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Posted 20 October 2017 - 04:38 PM

I am a crazy for sunflower and sesame seeds on anything that is nice with a crunch. I adore them on my salads so I highly recommend giving them a try.
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#9 Stacia

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Posted 20 October 2017 - 04:46 PM

Look for some of Dr. Joel Fuhrman's cookbooks at your library. There are some recipes on his blog.

 

Also, you might want to check out the Thug Cookbook (but it does have bad language). Your library might carry it. They have recipes on their blog.

 

I'm not much of a cook, but the things I've tried making from both of these sources have been tasty, imo.

 



#10 FaithManor

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Posted 20 October 2017 - 05:21 PM

Also for veggie broth, don't buy commercial. Most brands take not completely ripe veggies, boil, and add a ton so salt. Doesn't make for a satisfying sauce.

Sauté all of your favorites like celery, carrots, shallots, sweet onion, peas (you can use frozen for this because they are flash frozen and usually vine ripened), yellow pepper, parsley, with some vegan butter, garlic, basil, oregano to taste and when the veggies are properly sweat, then add to a crockpot and simmer with just three or four cups of water. Do not do too much water because it dilutes the flavor. Once it is savory to your liking, you can save the broth in the freezer and use the veggies in a casserole or add whatever else you like such as pasta or beans and finish the soup for dinner.

For cream soups you can use plain (not vanilla flavored) almond milk and thicken with corn starch after seasoning to taste. This method makes a nice broccoli and potato soup.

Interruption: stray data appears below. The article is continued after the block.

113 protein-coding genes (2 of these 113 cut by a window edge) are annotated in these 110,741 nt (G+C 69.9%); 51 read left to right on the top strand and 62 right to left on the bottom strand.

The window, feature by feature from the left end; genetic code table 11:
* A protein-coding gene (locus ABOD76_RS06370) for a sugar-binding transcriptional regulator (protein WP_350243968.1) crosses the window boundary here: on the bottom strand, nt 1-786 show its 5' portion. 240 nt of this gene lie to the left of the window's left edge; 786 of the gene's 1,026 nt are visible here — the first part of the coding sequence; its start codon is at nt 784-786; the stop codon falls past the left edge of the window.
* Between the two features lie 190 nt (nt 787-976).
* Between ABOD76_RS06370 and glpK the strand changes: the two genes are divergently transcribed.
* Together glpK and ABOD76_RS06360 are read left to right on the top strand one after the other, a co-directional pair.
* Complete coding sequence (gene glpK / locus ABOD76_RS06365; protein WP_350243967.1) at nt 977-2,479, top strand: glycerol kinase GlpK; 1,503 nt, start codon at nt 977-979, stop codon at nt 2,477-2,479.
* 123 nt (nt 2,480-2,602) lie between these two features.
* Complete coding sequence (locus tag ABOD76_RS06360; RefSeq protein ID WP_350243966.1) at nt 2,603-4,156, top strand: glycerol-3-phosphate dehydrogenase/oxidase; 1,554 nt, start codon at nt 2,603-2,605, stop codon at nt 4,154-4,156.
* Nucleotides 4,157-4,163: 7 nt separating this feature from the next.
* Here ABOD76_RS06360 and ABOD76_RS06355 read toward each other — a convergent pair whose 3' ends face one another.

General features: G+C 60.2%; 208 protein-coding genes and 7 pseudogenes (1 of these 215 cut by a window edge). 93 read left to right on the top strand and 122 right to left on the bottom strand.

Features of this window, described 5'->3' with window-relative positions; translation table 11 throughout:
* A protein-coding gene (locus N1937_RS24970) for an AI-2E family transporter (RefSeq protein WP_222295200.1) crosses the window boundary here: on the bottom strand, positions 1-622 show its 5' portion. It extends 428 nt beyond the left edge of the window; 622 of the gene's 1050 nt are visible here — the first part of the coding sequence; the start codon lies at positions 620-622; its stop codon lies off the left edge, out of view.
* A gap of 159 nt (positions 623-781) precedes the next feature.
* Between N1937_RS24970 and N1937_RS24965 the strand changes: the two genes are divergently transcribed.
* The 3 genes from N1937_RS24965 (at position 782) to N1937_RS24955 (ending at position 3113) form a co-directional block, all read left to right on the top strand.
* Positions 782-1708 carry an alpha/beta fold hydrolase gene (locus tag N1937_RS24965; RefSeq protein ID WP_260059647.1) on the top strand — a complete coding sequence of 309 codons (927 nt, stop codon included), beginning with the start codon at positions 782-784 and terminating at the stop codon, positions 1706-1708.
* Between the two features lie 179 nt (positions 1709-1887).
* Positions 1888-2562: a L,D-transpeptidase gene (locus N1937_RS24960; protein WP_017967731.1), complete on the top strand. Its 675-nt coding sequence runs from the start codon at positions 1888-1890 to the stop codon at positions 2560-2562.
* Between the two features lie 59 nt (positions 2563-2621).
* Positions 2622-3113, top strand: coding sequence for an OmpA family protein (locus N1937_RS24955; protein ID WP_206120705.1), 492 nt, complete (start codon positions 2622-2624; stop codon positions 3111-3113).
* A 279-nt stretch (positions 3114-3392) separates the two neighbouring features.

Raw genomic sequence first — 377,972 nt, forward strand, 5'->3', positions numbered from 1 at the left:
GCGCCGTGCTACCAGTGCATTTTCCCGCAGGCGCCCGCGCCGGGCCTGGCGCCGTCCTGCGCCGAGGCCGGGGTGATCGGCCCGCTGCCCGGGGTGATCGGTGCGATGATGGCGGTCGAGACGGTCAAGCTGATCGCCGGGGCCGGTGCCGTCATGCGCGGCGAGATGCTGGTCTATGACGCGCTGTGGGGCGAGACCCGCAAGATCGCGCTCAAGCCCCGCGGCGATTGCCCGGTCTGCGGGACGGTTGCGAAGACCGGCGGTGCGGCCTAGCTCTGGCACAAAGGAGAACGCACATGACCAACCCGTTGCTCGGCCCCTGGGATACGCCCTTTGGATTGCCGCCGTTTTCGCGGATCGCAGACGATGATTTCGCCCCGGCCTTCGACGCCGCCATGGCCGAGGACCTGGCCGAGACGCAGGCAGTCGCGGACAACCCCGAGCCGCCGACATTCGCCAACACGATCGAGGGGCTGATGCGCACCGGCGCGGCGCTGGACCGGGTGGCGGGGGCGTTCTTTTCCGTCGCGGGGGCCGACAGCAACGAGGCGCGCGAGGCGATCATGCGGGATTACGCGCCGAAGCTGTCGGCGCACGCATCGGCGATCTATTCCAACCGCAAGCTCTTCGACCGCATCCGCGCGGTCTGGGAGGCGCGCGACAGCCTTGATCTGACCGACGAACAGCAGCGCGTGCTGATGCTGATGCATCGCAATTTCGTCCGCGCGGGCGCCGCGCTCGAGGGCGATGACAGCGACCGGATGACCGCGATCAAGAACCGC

I made stew tonight. We are having one of those gorgeous but slightly chilly autumn days that some how says "soup" to your soul.
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#11 Bluegoat

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Posted 20 October 2017 - 05:35 PM

One of my favourite vegan or potentially vegan recipes is a curry made with sweet potatoes and chickpeas.  There are a lot of different recipes that use those three elements, so you can look for one that suits you online.  A lot of them do use coconut milk, but you can also use broth and some kind of yoghurt substitute.  Serve over rice or noodles.

 

Something to think about, if you aren't eliminating meat entirely, is that instead of having one or a few mainly meat meals here and there, you can use smaller amounts of ingredients in recipes that are essentially vegetarian through the week.  So - things like broth, or your fats that you use for cooking, or small amounts as seasoning.  Taking that approach can simplify problems like adding fats or calories, or avoiding vegetarian products that you don't like or which have environmental issues.  In the end you still have only very small amounts of animal products being used.


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#12 Lawyer&Mom

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Posted 20 October 2017 - 06:25 PM

One of my favourite vegan or potentially vegan recipes is a curry made with sweet potatoes and chickpeas. There are a lot of different recipes that use those three elements, so you can look for one that suits you online. A lot of them do use coconut milk, but you can also use broth and some kind of yoghurt substitute. Serve over rice or noodles.

Something to think about, if you aren't eliminating meat entirely, is that instead of having one or a few mainly meat meals here and there, you can use smaller amounts of ingredients in recipes that are essentially vegetarian through the week. So - things like broth, or your fats that you use for cooking, or small amounts as seasoning. Taking that approach can simplify problems like adding fats or calories, or avoiding vegetarian products that you don't like or which have environmental issues. In the end you still have only very small amounts of animal products being used.